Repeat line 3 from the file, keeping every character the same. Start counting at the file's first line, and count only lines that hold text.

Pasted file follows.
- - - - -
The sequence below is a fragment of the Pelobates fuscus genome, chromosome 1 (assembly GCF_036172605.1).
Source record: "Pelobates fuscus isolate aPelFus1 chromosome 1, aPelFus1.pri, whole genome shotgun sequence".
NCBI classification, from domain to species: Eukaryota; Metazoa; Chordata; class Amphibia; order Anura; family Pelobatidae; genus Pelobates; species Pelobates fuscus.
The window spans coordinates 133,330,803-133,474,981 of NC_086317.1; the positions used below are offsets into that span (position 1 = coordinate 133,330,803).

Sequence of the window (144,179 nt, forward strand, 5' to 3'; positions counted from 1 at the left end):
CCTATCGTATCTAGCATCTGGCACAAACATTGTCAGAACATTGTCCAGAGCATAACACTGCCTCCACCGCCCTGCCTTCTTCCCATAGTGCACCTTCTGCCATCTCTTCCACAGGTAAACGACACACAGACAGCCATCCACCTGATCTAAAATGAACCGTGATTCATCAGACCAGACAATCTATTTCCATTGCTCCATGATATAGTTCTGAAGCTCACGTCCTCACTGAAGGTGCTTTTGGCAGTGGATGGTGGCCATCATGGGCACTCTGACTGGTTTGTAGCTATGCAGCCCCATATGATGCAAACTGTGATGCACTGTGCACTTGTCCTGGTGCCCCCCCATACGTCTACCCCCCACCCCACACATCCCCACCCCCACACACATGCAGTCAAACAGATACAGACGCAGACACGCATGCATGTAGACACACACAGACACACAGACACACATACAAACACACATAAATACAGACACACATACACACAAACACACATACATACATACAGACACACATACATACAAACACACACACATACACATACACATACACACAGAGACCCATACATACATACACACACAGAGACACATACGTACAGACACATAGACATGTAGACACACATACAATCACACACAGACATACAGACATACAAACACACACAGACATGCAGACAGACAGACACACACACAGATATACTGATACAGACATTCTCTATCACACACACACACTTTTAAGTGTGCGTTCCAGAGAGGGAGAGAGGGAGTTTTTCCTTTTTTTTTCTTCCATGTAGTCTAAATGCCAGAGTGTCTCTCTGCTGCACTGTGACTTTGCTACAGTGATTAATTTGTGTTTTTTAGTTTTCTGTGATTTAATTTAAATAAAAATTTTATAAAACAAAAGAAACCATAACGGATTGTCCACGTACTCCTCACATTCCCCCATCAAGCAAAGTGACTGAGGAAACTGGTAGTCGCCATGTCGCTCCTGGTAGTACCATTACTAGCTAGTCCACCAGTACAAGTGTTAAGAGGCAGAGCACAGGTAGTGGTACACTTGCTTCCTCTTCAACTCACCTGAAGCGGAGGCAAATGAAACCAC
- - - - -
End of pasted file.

NCBI classification, from domain to species: Eukaryota; Metazoa; Chordata; class Amphibia; order Anura; family Pelobatidae; genus Pelobates; species Pelobates fuscus.